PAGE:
Sweden should follow the American example and set up a Guantanamo Bay detention camp of its own to tackle the threat from returning jihadists, conservative debater and US expert Ronnie Berggren has argued.
As Daesh* and its self-proclaimed caliphate are quickly losing ground in the Middle East, Europe is divided over how to tackle the rising terrorist threat and whether to take in jihadists and put them on trial.
Independent journalist and expert Ronie Berggren, who runs a podcast and blog featuring US news and analyses, argued that Sweden cannot leave matters as they are and should establish a high-security prison for their detention similar to the one the US maintains in Guantanamo Bay, Cuba.
“[The jihadists] are extremely dangerous and we cannot expose the Swedish population to the risk that they pose. Both high-profile and low-tier terrorists in these movements are people who could cut the throat of a child without blinking. Who have a long experience of blending into the environment and becoming invisible when they need to, only to surface when the time is right. When these terrorists, with actual experience from the battlefields, mingle with the population, they become extremely difficult to find again,” Ronie Berggren told the news outlet Nyheter Idag.
According to Berggren, Sweden should quickly pass a law to stamp those who joined Daesh and similar organisations as illegal combatants, which would allow the authorities to detain them indefinitely, investigate them properly and release those who are innocent. Depriving potentially innocent people of liberty is a necessary risk, Ronie Berggren said. However, actual membership in a terrorist organisation like Daesh alone should be punishable.
“We need to get our priorities right, simply take it in the right order. We cannot let everyone in completely mindlessly, just to protect the innocent and then try to find those guilty of terrorist offences. It would be irresponsible to the Swedish population. We have to block everyone and then start sifting,” Berggren said.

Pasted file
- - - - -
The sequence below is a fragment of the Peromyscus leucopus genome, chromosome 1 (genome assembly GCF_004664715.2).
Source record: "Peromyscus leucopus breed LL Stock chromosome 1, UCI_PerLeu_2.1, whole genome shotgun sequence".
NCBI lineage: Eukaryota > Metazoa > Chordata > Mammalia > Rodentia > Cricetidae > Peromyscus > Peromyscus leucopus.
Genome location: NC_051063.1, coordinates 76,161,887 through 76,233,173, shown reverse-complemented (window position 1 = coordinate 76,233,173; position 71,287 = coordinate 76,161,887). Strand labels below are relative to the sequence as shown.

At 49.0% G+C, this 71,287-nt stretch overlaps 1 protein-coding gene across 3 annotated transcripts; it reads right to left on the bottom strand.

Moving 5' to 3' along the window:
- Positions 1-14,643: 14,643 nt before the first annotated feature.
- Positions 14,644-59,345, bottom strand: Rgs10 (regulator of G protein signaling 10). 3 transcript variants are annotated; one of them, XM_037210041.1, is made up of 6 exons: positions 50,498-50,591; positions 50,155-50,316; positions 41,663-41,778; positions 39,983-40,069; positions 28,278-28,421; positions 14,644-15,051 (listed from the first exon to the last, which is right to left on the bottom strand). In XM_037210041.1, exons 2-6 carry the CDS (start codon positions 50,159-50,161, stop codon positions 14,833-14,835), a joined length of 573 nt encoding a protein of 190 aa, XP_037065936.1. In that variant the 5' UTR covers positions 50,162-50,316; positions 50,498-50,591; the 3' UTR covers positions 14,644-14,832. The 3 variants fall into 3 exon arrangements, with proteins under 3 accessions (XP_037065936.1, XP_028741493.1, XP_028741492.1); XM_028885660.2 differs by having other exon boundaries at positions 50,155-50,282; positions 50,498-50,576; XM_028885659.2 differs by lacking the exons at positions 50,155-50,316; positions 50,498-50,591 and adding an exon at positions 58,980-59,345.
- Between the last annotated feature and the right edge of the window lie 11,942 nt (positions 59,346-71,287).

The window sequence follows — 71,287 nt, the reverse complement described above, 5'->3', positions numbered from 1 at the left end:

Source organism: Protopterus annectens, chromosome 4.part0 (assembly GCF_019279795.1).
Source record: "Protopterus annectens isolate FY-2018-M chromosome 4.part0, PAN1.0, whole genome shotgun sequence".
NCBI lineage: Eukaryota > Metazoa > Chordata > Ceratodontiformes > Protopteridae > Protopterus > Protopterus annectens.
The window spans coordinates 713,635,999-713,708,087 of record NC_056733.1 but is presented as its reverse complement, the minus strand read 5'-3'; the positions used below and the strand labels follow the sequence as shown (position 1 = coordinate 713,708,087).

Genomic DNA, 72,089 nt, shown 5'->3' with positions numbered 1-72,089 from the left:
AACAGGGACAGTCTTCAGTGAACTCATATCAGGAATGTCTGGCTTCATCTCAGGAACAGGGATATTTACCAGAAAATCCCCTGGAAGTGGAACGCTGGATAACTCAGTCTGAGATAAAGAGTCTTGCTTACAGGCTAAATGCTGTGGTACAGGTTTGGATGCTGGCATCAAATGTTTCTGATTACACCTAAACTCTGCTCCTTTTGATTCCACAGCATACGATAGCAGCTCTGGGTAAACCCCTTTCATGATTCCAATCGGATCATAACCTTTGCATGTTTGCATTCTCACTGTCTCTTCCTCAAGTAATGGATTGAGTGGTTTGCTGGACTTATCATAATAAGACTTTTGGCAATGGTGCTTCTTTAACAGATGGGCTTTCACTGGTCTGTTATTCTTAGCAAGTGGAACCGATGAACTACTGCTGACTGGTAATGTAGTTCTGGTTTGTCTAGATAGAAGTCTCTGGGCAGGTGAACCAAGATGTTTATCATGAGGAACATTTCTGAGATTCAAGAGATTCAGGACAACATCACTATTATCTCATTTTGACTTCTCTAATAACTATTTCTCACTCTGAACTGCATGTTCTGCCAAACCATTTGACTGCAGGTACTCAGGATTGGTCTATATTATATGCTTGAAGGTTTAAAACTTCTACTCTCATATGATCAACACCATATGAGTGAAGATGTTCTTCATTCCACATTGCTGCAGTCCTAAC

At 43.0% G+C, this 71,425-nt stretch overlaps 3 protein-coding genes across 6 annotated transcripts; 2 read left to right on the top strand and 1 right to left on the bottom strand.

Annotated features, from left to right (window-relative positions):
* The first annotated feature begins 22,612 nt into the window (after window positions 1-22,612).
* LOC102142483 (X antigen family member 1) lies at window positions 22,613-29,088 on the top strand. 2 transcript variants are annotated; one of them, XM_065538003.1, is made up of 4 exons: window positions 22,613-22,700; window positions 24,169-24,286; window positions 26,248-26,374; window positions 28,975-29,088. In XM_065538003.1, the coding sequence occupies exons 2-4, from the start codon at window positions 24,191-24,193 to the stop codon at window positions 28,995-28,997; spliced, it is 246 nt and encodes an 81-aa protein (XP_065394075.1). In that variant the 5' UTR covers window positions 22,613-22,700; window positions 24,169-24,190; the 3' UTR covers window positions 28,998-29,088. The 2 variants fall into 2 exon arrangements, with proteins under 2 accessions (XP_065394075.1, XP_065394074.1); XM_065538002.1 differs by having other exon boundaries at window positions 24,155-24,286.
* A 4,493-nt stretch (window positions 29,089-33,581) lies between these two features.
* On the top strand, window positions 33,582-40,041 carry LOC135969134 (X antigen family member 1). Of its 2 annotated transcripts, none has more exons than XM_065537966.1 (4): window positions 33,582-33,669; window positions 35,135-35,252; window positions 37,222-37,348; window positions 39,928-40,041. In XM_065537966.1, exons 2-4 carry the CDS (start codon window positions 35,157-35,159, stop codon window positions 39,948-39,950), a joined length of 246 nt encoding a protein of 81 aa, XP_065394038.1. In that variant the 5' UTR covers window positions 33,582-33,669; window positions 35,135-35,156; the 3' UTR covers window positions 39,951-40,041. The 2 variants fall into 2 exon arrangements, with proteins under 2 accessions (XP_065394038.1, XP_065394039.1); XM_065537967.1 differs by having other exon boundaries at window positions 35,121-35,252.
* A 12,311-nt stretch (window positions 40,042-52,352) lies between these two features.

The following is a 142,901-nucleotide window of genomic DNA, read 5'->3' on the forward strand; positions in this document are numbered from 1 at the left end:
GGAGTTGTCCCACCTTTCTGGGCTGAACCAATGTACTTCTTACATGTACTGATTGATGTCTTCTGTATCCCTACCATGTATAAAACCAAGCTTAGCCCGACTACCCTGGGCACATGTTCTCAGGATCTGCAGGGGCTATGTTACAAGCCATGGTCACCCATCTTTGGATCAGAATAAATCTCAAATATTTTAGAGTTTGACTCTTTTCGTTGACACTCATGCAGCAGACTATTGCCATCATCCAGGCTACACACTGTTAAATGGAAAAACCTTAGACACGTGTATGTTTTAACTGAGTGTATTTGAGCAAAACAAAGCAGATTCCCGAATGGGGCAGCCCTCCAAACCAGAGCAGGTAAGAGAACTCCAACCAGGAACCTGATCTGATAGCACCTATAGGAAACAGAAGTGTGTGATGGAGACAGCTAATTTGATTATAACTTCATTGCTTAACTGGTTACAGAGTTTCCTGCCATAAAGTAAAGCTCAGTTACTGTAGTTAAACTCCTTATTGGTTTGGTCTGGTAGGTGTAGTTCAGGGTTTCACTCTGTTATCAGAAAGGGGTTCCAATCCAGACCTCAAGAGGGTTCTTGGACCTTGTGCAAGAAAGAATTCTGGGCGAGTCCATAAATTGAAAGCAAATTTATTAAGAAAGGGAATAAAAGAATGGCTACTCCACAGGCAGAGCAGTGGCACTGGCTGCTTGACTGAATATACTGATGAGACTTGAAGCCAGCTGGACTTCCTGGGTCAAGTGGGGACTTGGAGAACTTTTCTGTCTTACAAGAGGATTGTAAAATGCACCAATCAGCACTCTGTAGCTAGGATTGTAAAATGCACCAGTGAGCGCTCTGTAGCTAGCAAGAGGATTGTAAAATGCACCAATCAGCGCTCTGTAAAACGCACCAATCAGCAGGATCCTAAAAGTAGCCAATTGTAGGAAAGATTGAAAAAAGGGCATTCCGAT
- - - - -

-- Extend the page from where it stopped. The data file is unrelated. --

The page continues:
According to Berggren, Sweden bears a responsibility for the jihadists it produced. These people, he claimed, were radicalised due to the authorities’ previous weakness in dealing with Islamic fundamentalism. Berggren suggested that Guantanamo’s reputation is undeserved.
“It got a bad reputation because we in Europe were very morally excited. We hardly thought that jihadists were a real threat, but rather believed that the US exaggerated and kept innocents behind bars. Now we realize that jihadists are a real threat,” Ronie Berggren said.
A Swedish Guantanamo should have a higher security compared with ordinary Swedish prisons, and prisoners should be kept separate from each other to avoid further radicalisation. But most importantly, the prison law should be changed to allow the isolation of people for purely preventive purposes, Berggren argued.
In 2002, US President George W. Bush interned those suspected of terrorism at a detention camp set up at the US naval base at Guantanamo Bay, Cuba. His successor Barack Obama solemnly vowed to close it down, but never delivered on his promise.
“When Obama wanted to close the Guantanamo base in 2009, Swedish politicians like Birgitta Ohlsson (Liberal) and Alf Svensson (Christian Democrat) became lyrical and argued that Sweden should take in them. Now the US has another president and when we realise that these people are not harmless, we are backing. It’s hypocritical. Sweden needs a Guantanamo camp” Berggren concluded.
In 2018, the European Court of Human Rights (ECHR) ruled that Lithuania and Romania had hosted secret CIA prisons a decade ago, with their authorities fully aware that the detainees were being held there illegally.
Earlier, US President Trump urged the European allies to take back over 800 terrorist militants captured in Syria and bring them to justice, warning that alternatively, Washington could be forced to release them.
The question of these jihadists, often referred to “foreign fighters” for reasons of political correctness, has been a thorn in the side of European policymakers for several years. Few EU countries have embassies in Baghdad or Damascus, let alone extradition treaties to get their citizens back. Providing solid evidence of the jihadists’ personal involvement in war crimes is next to impossible. Yet another part of the conundrum is the issue of “Daesh wives” and “Daesh children”.
Trump’s call has left the EU divided. While some countries, like Denmark and Hungary, blankly opposed taking any jihadists, others, like Norway, have showed more flexibility.